”Reflection in health and social care practice is very essential for challenging and improving practices. Reflection can also provide a way for healthcare practitioners to deal with the difficult issues they are more likely to experience. In health and social care settings, reflecting on tasks gives them an opportunity to look at each stage of a caregiving process and also decide if an appropriate action has been taken”. (Kerrith Britland 2017)
Kolb’s learning cycle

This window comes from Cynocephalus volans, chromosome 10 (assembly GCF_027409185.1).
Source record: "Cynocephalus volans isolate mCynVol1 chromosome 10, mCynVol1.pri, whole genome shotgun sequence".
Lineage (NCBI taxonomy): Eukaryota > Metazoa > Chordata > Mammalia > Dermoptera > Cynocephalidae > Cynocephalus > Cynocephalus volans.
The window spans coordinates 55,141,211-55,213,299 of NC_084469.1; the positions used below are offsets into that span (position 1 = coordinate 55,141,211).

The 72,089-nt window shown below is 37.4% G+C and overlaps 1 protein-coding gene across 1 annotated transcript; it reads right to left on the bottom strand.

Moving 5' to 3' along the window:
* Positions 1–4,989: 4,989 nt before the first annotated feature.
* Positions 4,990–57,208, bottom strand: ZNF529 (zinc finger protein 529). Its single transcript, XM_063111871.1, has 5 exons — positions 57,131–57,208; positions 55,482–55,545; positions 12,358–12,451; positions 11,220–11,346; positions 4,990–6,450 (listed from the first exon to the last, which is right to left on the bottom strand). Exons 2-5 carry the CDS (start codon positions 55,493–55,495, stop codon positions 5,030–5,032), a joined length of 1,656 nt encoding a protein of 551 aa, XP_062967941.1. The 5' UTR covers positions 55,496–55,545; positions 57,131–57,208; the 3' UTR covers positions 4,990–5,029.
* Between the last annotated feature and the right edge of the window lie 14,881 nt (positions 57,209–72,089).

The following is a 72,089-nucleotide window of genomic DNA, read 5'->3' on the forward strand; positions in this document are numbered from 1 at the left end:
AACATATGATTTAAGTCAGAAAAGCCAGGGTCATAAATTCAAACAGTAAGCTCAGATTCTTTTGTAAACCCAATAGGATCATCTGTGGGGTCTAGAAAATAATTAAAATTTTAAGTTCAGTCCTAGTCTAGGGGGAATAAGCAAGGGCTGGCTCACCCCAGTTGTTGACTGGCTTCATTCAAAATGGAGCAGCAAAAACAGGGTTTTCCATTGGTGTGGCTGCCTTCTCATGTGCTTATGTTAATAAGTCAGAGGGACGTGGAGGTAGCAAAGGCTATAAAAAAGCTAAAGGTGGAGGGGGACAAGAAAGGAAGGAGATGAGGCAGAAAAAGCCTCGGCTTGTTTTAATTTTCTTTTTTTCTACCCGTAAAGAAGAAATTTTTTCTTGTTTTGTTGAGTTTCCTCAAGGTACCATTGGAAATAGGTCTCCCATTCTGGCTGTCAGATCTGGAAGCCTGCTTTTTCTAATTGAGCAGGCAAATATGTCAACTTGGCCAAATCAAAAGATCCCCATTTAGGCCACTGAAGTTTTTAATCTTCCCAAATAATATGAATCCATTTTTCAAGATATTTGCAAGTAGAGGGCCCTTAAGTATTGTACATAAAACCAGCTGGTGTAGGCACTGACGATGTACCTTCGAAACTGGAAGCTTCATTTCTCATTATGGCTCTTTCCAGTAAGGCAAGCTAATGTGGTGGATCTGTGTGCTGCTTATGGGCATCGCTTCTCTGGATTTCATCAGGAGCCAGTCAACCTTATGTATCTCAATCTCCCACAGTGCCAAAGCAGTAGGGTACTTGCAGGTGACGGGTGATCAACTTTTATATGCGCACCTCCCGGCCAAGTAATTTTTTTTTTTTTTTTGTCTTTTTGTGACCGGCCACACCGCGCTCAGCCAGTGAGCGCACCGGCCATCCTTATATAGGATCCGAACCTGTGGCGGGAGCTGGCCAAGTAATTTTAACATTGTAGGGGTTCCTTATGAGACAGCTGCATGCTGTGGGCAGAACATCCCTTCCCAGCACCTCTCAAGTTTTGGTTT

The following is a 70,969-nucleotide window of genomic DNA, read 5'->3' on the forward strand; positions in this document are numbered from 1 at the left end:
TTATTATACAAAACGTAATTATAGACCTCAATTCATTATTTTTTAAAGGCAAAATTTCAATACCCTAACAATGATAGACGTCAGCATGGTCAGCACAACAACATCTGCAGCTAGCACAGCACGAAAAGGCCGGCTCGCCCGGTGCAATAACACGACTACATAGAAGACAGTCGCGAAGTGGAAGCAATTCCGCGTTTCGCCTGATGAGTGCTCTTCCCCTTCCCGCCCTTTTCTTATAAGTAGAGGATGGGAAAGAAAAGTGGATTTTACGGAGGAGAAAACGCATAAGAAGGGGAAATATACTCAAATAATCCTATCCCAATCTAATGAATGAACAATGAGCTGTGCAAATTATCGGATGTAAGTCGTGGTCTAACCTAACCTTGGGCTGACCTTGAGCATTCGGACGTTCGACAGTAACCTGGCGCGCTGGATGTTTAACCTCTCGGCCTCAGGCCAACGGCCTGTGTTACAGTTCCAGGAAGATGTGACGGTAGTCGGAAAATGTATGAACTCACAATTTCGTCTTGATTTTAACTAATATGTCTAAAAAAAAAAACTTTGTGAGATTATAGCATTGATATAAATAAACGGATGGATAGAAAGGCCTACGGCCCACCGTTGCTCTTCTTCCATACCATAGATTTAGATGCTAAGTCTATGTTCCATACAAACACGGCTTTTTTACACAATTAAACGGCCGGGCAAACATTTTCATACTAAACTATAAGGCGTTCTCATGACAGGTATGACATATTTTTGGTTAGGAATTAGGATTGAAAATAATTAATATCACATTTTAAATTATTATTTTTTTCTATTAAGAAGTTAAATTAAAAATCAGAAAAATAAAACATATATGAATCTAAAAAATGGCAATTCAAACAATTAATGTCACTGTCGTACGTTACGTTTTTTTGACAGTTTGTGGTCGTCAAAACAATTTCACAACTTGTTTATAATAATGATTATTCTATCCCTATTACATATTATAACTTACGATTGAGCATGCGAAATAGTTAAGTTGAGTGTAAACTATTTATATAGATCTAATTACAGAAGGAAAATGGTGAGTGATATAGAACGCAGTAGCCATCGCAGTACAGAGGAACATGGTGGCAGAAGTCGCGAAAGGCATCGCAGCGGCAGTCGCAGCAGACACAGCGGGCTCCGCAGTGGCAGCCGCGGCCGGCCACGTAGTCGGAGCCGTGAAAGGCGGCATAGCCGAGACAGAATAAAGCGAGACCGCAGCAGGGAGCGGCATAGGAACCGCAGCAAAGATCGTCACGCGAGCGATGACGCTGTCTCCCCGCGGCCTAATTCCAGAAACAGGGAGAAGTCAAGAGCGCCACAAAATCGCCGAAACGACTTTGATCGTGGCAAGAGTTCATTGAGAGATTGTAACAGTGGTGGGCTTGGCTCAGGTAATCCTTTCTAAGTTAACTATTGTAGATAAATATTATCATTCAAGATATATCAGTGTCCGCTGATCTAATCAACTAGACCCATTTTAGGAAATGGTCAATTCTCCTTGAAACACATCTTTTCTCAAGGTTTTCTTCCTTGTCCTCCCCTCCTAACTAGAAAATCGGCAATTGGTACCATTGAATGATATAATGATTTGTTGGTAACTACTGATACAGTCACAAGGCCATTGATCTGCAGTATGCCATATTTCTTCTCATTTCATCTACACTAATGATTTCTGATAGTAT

The Kolb’s learning cycle consists four elements – a concrete experience, an observation and reflection, formation of abstract conceptualisation and active experimentation in new situations. Kolb et al (1975). The circular model does not mean that each stage should be weighted equally in time and emphasis. Vince et al (1998). Kolb and Fry, in their theory, argue that the learning cycle can begin at any of those points. Although, in its simplified form, the cycle will begin by carrying out a task, the individual would reflect on that experience and also apply the learning in a new situation. In order to apply experience to the new situation, the ability to take a broad view through identifying principles and their connections to actions over a range of circumstances is needed. Throughout the process, learners will rate themselves which is an important element for adult learners (Kayes 2002) and might be considered relevant for professional development to continue. In Donald Schon work (1983), he concludes that the possible objects for reflection can be as varied as the situations faced and the systems in which they occur. Reflection can be understood as the ‘ability to gain understanding of specific issues in practice through critically contextualizing, observing and analysing to generate new knowledge and insights which can enhance practice’ (Fleming 2007). This may mean that the person might reflect on the feeling for a situation which has led to the adoption of a particular course of action, the way in which the problem has been framed and/or the role this has created for the individual in the wider institution as a result. (Journal of Public Health, 2013)